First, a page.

In Becke v Smith (1836) Justice Parke stated: “It is a very useful rule in the construction of a statute to adhere to the ordinary meaning of words used.” He restated the rule in different words in Grey v Pearson. “In construing statutes and all written instruments, the grammatical and ordinary sense of words is to be adhered to, unless that would lead to some absurdity or inconsistency with the rest of the instrument, in which the grammatical and ordinary sense of words may be modified so as to avoid that absurdity or inconsistency, but not farther.”
Not so long ago then Prime Minister Kenny Anthony successfully placed before the court a statute that contained what his attorney general’s office had deemed “a typographical error.” Chief Justice Janice Pereira adjudicated.
It remains to be determined how many people can at the same time be Governor General of Saint Lucia, and whether any one of them can on his or her own legally issue exploration licenses under the Mineral (Vesting) Act. There is nothing on record to suggest when Kenny Anthony entered into a 2000 contract with Jack Grynberg there were any witnesses to the signing. As for the Mineral (Vesting) Act, at Section 4-1: “A person shall not prospect for or mine any minerals except by authority of a license granted by the Governor General and in accordance with the terms and conditions specified in the license.”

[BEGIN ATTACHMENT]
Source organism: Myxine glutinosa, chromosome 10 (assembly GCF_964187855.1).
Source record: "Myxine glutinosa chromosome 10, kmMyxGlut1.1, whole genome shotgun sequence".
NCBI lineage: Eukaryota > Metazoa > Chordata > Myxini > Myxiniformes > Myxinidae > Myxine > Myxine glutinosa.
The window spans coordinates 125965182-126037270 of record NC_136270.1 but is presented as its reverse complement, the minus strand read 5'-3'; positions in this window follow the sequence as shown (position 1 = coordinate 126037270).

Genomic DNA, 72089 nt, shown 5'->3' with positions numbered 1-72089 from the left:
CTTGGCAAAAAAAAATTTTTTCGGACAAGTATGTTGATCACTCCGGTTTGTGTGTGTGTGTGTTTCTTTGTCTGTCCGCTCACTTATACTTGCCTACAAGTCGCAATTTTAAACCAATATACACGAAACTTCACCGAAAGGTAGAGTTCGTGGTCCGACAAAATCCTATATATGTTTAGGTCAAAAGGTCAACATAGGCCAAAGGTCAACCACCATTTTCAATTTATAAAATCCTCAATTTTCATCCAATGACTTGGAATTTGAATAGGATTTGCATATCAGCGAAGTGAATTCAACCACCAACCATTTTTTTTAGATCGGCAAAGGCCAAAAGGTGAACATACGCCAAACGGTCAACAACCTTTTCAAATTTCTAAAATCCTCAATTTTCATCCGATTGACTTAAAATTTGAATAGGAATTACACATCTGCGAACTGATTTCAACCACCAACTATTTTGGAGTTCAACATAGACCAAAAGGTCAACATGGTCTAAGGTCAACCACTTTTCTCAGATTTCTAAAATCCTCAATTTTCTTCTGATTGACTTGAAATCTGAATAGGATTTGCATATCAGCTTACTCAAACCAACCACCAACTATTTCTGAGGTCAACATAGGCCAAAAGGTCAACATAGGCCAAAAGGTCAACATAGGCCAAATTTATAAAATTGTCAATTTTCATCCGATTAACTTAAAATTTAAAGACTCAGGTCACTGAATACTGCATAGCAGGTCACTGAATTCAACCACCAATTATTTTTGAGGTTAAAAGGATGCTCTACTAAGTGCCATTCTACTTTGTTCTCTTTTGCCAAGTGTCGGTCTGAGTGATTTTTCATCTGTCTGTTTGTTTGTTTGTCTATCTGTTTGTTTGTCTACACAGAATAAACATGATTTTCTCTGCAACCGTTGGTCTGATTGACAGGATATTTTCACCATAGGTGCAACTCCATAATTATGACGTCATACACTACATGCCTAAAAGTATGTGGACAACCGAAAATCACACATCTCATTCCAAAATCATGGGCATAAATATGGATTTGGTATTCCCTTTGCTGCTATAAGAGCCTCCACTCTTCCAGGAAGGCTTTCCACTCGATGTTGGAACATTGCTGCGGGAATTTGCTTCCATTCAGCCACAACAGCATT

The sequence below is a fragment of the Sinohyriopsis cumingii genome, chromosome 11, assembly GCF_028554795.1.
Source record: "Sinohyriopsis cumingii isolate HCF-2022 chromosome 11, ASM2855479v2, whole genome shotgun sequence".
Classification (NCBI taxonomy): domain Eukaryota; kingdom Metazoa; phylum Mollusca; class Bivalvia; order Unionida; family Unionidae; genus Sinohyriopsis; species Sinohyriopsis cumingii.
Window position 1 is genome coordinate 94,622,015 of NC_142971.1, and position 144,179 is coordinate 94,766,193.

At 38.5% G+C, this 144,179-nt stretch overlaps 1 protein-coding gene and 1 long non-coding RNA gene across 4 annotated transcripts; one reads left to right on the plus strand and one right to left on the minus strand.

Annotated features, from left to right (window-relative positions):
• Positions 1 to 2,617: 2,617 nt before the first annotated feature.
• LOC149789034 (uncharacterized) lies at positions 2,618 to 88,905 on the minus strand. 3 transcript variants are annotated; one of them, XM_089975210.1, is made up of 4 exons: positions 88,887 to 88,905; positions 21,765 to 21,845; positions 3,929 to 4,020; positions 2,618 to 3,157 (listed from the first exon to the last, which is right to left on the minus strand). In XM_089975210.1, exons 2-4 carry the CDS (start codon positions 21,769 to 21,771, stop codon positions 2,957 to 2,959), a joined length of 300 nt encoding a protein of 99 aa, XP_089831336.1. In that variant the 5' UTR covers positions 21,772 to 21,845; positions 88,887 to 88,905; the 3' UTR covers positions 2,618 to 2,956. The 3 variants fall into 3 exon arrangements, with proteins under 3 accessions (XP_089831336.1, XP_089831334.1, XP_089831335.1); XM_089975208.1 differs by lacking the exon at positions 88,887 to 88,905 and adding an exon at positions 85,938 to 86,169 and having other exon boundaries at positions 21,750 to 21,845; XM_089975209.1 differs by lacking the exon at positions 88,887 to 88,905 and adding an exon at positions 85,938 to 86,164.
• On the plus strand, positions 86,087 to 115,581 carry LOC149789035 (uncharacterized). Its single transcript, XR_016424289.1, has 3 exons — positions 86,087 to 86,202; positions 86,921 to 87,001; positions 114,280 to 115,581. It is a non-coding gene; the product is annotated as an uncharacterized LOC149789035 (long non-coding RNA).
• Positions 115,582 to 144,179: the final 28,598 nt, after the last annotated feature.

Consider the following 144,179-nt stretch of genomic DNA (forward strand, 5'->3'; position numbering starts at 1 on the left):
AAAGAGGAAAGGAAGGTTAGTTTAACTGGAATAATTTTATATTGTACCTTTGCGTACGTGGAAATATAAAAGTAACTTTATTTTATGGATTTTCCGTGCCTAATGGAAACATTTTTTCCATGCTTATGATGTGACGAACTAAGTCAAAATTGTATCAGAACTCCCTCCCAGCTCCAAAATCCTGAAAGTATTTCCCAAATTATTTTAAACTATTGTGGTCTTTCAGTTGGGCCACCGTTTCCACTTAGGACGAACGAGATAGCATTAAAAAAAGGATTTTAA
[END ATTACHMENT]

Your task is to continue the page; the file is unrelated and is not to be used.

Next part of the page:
As earlier stated, the governor general has in writing stated she has never had “personal or first-hand knowledge of any contract, arrangement or agreement made by anyone or entity in or outside Government with Mr. Jack Grynberg or his Corporation. No such contract, agreement or arrangement was ever brought to my attention in my capacity as Governor General. That subject was never discussed with me . . . my advice was never sought, and I played no part whatsoever in anything that may have transpired then or at any time consequently . . .” Nothing could be clearer than that! [See page 19.]
Ernest Hilaire attempted to explain why Dame Pearlette (never mind her office and her position under the Minerals (Vesting Act) was out of the loop on the matter of Jack Grynberg and his arrangement that for some 17 years has kept some 87 million acres of Saint Lucia’s sea bed out of local control.
Said the Castries South MP in his STAR interview published last Saturday: “Generally, when government signs commercial agreements they are not made public documents. When government signs international agreements, likewise they are not placed before parliament.” (Dear reader, does a certain controversial diplomatic arrangement involving a Saudi billionaire come to mind?)
Perhaps the more relevant questions to be answered are: “Was the agreement signed in March 2000 by Jack Grynberg as RSM Corporation’s CEO and Kenny Anthony ‘on behalf of the government of Saint Lucia’ an international agreement? Or was it simply another secret arrangement between a private individual, on the one hand, and another individual—with or without legal authority to act on his own ‘on behalf of a government’ and people with no knowledge whatsoever of the transaction?
As we used to say in a less advanced time: Film at 11!